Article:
(FS7) Dual Branding as a Franchise Option

Dual branding is when two or more franchises set up shop beside one another or within one another. Can you think of any high-bred franchises you’ve seen? A&W + Shell, Long John Silver’s + KFC, Walmart + McDonalds (or Subway in some cases), Target + Starbucks, Barnes and Noble + Starbucks – these are just some popular examples. The point of this is to give consumers a fuller shopping experience by offering these other amenities.


In dual branding, the stores will usually share something, in many cases it’s a dining area. Many times stores with the same parent company will combine their franchises in one building so they aren’t losing business to another company, but keeping it in the family. A good way to set this up is consider what time of day your business brings in the most clientele and pair up with another franchise who has the opposite. If you bring in more people in the morning than the afternoon, find another franchise to bring more customers in, in the afternoon. You can more than likely convince other franchises to work with you if you mention bringing in more customers at their weaker time.


franchise businessYou can also consider the fact of cutting costs if you split the building and real estate costs with your franchising partner. You will need to discuss this option with your franchisor to be sure they are not only alright with the idea, but that they are also prepared with the proper equipment and signage for a shared space. In many cases, your franchisor may have to talk to the franchisor of the other company to check on these very things and to make sure they have a clear understanding of the partnership. Before deciding on this, you’ll also want to compare the sales/profit potential of the dual branded with that of the single branded locations. Space split between franchises usually means smaller space and that could mean less staff. These are all things to consider when you consider dual branding.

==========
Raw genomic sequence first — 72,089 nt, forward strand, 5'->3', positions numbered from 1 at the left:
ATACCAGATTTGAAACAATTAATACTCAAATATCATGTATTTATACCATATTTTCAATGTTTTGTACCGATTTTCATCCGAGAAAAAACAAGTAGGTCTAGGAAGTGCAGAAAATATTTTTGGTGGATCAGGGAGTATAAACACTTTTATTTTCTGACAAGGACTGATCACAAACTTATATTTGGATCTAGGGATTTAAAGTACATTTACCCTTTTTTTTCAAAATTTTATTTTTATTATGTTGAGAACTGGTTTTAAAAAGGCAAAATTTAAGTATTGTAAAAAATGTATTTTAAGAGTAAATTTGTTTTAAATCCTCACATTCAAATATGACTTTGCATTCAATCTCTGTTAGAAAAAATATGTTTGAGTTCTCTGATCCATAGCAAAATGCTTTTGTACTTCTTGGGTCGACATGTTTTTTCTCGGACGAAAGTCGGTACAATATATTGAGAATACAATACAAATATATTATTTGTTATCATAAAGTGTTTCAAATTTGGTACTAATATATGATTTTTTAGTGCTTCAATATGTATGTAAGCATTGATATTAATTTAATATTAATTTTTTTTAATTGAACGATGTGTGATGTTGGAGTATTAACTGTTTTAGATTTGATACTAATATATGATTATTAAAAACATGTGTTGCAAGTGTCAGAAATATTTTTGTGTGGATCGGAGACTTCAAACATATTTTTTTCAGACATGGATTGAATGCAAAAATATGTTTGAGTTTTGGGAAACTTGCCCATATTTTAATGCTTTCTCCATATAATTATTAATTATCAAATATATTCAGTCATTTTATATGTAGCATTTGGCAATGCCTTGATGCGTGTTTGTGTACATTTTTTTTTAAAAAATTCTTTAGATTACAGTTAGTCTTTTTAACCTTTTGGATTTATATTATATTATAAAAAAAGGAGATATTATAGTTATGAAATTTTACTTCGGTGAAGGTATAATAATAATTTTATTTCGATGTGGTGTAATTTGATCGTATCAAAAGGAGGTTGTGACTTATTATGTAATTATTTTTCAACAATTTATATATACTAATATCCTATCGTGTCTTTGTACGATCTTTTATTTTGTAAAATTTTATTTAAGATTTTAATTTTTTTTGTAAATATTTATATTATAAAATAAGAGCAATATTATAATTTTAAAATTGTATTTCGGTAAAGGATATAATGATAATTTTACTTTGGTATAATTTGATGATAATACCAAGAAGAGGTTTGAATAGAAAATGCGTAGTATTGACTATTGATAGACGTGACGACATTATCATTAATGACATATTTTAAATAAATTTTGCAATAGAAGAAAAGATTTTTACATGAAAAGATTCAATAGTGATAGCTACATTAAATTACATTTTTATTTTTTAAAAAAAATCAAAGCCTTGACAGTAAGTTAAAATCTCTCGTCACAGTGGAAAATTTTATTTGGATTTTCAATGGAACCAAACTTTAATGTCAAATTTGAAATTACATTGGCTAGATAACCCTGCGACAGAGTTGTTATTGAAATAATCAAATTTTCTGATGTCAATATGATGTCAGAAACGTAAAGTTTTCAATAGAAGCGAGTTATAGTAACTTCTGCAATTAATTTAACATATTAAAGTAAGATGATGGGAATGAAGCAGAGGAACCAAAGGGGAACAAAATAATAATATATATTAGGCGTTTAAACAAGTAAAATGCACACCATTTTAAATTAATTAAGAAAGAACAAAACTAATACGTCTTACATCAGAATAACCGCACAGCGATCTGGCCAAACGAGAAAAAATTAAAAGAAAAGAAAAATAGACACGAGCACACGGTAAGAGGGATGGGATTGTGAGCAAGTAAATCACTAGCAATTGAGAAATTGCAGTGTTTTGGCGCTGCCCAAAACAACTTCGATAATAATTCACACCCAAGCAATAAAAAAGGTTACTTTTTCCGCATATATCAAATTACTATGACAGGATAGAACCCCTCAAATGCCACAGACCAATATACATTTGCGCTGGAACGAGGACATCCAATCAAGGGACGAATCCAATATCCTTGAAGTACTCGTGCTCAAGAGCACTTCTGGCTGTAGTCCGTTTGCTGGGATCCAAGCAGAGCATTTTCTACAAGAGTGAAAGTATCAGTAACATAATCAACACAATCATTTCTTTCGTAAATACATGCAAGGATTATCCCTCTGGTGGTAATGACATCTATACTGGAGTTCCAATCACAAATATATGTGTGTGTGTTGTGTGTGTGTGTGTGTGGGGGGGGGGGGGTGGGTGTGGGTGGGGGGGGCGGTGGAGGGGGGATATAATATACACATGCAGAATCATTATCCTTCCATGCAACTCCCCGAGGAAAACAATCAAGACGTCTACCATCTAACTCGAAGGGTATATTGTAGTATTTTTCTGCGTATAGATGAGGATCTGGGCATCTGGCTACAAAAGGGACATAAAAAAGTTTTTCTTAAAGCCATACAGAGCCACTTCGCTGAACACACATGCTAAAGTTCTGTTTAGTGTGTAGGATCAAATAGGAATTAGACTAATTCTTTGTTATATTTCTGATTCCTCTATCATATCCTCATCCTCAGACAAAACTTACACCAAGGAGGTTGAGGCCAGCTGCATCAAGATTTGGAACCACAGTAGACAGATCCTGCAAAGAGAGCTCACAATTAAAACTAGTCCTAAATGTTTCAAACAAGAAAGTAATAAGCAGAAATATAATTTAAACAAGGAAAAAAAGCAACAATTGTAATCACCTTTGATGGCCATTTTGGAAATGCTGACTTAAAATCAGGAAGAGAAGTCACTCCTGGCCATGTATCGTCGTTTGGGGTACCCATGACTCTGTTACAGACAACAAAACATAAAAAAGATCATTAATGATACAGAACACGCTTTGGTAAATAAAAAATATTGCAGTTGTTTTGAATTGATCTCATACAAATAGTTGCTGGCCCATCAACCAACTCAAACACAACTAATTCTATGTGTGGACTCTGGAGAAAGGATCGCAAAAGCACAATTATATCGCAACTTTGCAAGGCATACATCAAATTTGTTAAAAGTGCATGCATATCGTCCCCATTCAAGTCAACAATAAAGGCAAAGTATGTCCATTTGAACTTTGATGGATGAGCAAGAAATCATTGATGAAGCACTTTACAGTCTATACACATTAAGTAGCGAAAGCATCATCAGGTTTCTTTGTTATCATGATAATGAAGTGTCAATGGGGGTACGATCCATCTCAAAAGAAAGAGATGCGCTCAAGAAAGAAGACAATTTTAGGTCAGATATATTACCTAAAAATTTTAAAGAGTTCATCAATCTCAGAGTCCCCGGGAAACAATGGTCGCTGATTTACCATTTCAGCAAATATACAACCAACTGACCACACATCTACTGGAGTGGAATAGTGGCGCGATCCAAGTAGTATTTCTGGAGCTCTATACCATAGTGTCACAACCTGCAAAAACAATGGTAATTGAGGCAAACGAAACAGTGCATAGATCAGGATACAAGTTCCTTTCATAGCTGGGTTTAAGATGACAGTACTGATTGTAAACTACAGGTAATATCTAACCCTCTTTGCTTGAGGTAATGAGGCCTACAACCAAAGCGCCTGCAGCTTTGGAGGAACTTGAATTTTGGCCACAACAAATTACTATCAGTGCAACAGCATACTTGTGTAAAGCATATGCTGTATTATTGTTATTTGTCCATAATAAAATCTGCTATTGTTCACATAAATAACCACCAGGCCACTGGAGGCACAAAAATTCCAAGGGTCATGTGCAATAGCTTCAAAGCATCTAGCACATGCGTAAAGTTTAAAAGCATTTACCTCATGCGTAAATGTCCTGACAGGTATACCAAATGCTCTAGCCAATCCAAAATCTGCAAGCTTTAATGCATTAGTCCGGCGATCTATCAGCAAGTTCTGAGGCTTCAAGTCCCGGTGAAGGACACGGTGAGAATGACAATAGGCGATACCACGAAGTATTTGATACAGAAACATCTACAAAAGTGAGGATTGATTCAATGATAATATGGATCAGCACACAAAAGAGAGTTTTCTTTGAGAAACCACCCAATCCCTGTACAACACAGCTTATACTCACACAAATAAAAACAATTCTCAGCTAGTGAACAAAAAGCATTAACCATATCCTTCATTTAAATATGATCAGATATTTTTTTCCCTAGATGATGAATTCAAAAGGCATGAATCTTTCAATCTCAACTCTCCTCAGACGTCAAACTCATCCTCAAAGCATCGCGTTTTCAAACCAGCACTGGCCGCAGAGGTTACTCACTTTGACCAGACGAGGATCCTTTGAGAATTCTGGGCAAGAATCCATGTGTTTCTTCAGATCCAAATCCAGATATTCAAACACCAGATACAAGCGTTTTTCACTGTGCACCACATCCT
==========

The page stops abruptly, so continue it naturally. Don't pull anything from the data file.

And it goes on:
Finding the Right Place for Your Franchise

Now that you know the types of locations out there, it’s time to look deeper into the subject: What makes a location good? Obviously traffic flow, accessibility, and cost all take part in the value of a location, but it’s not always that simple. With today’s market, many of the most amazing spots to open franchises have already been taken—but that doesn’t mean they are none left out there. On top of that, you have to keep in mind the consumer trends and what might be a great spot now may be a terrible spot in five years because of—well—the fickle consumer and their trends.


But don’t fret. Exploring location options is one of the fun parts during the pre-opening business. You just have to keep in mind that startup costs will vary the most when it comes to location based on the place, whether it’s inside of or outside of something, building from scratch or just repairing and redesigning, and so on.franchise


A great idea to prepare for this step is as you do your other research on franchising, start taking the long drives around town if you plan to open where you live and keep your eyes out for a place you might be interested in erecting a franchise. You’ll notice that some of the best spots in town will never have for sale signs up and that’s because the brokers hear about them immediately so it could also be in your best interest to talk to real estate agents and brokers about land that is not advertised that you may be interested in, even if it’s just to hear them say it’s not for sale at the moment, they might even be able to give you a lead on a similar location.


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